The attack involves a phishing page containing a proxy program that acts as a relay to a legitimate website.
The attack involves a phishing page containing a proxy program that acts as a relay to a legitimate website.

An effective new phishing technique identified by researchers with Trend Micro allows attackers to go after information without having to spend as much time developing copies of websites.

The attack involves a phishing page containing a proxy program that acts as a relay to a legitimate website, according to a Wednesday post by Noriaki Hayashi, senior threat researcher with Trend Micro. From the user's perspective, they are just browsing the regular site, and the attackers do not have to modify anything until they are ready to steal information.

“This really is like a standard phishing attack from the target's point of view,” Christopher Budd, global threat communications manager at Trend Micro, told SCMagazine.com in a Wednesday email correspondence. “The attacker lures the target to a bogus site under the attacker's control. The key difference here is that the attacker is proxying back to the legitimate site on the back-end to increase the believability of the bogus site.”

So far the attack has only been observed targeting an online store in Japan, the post indicates. The technique is being referred to by Trend Micro as Operation Huyao, partly because the creators of the attack are believed – based on the investigation – to be located in China, Budd said.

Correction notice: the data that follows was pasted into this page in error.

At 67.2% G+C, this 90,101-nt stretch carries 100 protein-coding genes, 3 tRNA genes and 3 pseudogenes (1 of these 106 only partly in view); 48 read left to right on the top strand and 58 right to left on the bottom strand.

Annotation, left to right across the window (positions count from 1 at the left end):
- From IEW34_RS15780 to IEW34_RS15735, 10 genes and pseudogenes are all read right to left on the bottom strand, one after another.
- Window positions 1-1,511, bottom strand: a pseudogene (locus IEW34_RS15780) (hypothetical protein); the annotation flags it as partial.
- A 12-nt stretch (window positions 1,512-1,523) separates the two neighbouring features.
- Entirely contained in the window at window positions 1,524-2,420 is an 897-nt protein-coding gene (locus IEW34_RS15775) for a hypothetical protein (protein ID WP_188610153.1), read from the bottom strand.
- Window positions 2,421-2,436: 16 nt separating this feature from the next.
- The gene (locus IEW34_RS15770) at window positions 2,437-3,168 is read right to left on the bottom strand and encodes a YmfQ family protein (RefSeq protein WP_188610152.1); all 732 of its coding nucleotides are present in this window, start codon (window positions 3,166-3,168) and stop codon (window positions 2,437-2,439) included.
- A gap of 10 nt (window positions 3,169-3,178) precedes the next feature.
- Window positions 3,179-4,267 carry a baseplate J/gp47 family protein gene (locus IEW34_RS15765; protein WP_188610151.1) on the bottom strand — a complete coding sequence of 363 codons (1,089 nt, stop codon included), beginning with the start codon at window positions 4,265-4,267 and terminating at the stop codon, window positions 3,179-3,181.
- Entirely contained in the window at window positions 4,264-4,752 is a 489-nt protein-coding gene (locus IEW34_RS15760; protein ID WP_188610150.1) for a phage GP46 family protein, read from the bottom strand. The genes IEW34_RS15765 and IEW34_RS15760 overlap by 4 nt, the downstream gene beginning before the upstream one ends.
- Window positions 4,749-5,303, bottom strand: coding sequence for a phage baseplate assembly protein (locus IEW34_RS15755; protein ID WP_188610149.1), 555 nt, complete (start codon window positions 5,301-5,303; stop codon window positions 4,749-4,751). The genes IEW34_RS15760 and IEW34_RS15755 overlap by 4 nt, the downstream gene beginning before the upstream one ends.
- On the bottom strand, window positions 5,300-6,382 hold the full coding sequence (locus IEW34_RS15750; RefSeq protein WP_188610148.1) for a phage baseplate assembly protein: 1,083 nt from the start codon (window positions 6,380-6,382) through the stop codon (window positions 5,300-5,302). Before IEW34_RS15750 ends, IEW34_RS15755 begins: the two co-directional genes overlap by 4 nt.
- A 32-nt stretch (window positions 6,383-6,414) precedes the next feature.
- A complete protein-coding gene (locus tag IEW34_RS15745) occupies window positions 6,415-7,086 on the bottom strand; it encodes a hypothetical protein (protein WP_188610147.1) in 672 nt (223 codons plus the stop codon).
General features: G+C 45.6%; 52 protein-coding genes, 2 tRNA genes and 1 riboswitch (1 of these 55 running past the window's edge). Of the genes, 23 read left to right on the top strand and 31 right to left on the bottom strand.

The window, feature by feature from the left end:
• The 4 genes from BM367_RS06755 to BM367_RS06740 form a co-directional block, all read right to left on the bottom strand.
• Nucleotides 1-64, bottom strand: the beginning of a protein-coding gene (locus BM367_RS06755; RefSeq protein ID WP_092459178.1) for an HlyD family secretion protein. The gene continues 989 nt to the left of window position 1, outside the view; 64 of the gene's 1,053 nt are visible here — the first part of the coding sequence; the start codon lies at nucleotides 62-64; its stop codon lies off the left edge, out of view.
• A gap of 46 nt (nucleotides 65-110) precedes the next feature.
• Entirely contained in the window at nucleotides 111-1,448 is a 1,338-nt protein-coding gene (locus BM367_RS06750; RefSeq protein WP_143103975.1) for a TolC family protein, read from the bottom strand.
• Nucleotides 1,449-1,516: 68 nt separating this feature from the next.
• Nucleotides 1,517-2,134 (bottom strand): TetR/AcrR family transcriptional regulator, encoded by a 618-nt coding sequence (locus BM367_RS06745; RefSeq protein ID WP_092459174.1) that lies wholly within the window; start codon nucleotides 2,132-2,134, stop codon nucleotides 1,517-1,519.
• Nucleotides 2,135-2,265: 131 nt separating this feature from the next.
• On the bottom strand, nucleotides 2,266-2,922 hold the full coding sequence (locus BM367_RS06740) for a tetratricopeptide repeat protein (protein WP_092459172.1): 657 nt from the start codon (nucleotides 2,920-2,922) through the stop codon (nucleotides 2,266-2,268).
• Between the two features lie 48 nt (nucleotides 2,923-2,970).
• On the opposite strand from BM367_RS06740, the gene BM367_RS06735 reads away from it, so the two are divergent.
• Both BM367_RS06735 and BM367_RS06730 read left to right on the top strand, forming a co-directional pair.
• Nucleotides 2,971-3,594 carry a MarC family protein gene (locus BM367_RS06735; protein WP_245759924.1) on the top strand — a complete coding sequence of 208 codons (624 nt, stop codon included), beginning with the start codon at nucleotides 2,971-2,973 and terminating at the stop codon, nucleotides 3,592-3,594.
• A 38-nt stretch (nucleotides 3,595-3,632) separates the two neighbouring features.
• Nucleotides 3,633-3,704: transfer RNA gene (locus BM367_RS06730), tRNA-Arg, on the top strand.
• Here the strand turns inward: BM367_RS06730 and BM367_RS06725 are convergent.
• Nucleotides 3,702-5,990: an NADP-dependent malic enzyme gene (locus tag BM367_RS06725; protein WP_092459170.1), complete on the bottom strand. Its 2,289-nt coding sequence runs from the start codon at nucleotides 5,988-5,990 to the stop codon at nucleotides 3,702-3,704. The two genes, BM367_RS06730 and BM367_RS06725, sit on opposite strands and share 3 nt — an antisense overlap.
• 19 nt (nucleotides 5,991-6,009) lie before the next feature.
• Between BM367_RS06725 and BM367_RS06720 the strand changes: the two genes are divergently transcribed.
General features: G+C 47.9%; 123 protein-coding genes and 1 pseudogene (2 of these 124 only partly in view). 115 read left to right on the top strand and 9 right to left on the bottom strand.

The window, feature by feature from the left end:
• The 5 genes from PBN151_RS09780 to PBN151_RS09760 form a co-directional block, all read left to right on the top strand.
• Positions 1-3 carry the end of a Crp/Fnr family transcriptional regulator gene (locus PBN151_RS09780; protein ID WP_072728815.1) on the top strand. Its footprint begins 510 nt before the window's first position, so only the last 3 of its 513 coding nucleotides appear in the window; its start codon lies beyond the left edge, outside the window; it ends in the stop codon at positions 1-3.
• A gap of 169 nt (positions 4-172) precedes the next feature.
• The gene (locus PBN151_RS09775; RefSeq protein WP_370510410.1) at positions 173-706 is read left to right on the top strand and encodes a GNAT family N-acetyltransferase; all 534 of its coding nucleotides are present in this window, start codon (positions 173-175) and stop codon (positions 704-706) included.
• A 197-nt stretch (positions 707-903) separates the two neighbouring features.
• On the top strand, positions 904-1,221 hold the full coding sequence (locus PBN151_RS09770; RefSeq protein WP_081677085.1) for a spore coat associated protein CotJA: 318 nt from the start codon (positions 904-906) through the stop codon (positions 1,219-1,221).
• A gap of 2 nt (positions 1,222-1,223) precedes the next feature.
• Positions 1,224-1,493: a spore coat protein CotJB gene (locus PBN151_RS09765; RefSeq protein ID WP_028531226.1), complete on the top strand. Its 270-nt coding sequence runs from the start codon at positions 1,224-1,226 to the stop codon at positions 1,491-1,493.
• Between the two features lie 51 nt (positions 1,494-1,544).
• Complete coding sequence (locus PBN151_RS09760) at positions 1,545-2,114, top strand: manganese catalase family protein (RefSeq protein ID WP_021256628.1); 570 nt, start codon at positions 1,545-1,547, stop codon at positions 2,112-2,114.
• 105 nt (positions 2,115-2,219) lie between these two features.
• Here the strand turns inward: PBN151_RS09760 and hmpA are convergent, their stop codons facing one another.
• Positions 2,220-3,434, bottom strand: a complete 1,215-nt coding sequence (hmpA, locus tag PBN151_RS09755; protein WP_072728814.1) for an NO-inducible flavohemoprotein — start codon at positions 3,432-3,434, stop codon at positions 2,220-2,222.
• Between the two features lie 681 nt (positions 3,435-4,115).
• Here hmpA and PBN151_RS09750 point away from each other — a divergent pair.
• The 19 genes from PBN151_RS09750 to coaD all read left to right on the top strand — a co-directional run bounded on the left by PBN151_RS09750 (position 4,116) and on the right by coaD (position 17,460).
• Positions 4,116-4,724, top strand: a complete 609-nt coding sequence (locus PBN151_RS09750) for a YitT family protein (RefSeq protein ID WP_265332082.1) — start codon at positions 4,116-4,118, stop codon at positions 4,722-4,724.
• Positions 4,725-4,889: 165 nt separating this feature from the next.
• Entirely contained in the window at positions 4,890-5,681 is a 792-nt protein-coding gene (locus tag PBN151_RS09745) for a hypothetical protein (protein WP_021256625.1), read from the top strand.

Budd could not provide further details with regard to the proxy program, but he explained that “the bogus site does have some 'original' content, which is used to harvest the details the attacker is after.”

In the instance observed by Trend Micro, changes occurred during the checkout process, where users were first directed to a page that ask for personal information, including names, addresses, email addresses, phone numbers, and passwords, according to the post. The next page asked for payment card information, including card numbers, expiration dates and security codes, and was followed by a credit card authentication page designed to overcome verification services offered by certain card networks.

In the end, victims receive an email thanking them for their order, the post indicates, adding that the attackers used a variety of “blackhat SEO techniques” so the malicious site would appear in product-related searches.

“It's hard to predict for sure, but generally any innovation that reduces cost and increases effectiveness will be adopted and adapted by others,” Budd said. “So there is reason to view this potentially as something that's being 'test run' in Japan with an eye to broader use once the technique is better refined.”

Best practices include not clicking on links, as well as using a mature security package that includes web reputation services to identify and block bad sites, Budd said.